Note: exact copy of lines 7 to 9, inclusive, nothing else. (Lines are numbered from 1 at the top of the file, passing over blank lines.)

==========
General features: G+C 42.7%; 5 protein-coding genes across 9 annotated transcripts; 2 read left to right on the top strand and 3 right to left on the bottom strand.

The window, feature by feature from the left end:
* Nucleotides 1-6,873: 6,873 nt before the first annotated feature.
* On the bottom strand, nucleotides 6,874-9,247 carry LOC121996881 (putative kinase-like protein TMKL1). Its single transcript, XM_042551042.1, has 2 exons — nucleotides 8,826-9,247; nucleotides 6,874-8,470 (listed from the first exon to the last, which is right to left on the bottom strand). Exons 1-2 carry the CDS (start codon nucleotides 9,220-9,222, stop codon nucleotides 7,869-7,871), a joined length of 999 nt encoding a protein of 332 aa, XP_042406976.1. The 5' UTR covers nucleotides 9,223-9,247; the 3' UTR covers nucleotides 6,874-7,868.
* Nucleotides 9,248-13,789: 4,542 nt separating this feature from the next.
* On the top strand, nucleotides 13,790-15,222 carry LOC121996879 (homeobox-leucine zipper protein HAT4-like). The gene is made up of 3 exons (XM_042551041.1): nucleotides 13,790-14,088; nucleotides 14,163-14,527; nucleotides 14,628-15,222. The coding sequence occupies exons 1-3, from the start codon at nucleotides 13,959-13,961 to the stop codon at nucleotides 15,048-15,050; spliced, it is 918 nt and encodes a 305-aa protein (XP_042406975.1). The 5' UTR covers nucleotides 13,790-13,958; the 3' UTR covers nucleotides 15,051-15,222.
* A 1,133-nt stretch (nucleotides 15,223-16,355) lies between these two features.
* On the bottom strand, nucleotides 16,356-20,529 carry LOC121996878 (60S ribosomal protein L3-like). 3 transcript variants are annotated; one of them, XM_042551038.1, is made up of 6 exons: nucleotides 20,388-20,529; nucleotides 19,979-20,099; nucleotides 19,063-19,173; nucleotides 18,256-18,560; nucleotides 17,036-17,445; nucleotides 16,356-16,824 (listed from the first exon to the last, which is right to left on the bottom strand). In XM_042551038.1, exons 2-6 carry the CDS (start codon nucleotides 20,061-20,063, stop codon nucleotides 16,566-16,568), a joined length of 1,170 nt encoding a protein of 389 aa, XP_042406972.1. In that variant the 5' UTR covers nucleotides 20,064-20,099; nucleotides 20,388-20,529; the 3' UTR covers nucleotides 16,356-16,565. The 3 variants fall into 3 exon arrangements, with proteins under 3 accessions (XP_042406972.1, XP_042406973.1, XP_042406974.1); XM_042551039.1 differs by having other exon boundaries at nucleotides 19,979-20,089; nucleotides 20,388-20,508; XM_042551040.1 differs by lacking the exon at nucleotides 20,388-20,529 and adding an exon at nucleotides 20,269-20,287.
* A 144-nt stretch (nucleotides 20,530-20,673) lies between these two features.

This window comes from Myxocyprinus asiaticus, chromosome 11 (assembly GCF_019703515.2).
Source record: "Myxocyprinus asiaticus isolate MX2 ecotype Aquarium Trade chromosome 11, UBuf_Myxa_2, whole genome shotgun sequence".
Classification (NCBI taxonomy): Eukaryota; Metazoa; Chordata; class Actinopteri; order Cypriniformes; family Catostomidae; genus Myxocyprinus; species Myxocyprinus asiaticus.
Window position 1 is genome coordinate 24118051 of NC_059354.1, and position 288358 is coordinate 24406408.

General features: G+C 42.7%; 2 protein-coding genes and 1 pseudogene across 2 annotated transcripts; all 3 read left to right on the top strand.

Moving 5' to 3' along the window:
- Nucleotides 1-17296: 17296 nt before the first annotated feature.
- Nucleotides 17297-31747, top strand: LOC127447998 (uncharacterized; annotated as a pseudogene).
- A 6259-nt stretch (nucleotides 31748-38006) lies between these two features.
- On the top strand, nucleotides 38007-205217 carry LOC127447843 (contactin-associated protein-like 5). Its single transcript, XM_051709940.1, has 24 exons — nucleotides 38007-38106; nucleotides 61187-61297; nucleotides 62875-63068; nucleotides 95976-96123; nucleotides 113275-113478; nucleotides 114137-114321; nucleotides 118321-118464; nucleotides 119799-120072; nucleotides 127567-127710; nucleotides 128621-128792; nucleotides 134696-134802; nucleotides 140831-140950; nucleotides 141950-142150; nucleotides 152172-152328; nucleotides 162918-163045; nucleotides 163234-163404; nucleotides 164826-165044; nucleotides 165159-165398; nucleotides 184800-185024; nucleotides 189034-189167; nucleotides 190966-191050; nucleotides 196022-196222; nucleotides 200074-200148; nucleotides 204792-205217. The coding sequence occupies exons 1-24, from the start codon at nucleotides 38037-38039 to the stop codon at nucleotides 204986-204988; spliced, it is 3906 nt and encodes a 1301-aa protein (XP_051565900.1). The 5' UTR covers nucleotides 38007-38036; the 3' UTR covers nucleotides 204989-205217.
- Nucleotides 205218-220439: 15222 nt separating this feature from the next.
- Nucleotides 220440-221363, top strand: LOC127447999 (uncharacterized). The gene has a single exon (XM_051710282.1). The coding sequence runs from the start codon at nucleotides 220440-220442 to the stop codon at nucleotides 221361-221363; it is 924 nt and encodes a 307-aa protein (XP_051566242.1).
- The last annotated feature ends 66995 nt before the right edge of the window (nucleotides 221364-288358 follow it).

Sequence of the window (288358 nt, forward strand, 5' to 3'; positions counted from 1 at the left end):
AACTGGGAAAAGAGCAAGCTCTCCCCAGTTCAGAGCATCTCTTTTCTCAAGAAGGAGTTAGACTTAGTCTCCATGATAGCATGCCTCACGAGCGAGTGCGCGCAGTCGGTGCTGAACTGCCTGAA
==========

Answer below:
* A 1,133-nt stretch (nucleotides 15,223-16,355) lies between these two features.
* On the bottom strand, nucleotides 16,356-20,529 carry LOC121996878 (60S ribosomal protein L3-like). 3 transcript variants are annotated; one of them, XM_042551038.1, is made up of 6 exons: nucleotides 20,388-20,529; nucleotides 19,979-20,099; nucleotides 19,063-19,173; nucleotides 18,256-18,560; nucleotides 17,036-17,445; nucleotides 16,356-16,824 (listed from the first exon to the last, which is right to left on the bottom strand). In XM_042551038.1, exons 2-6 carry the CDS (start codon nucleotides 20,061-20,063, stop codon nucleotides 16,566-16,568), a joined length of 1,170 nt encoding a protein of 389 aa, XP_042406972.1. In that variant the 5' UTR covers nucleotides 20,064-20,099; nucleotides 20,388-20,529; the 3' UTR covers nucleotides 16,356-16,565. The 3 variants fall into 3 exon arrangements, with proteins under 3 accessions (XP_042406972.1, XP_042406973.1, XP_042406974.1); XM_042551039.1 differs by having other exon boundaries at nucleotides 19,979-20,089; nucleotides 20,388-20,508; XM_042551040.1 differs by lacking the exon at nucleotides 20,388-20,529 and adding an exon at nucleotides 20,269-20,287.
* A 144-nt stretch (nucleotides 20,530-20,673) lies between these two features.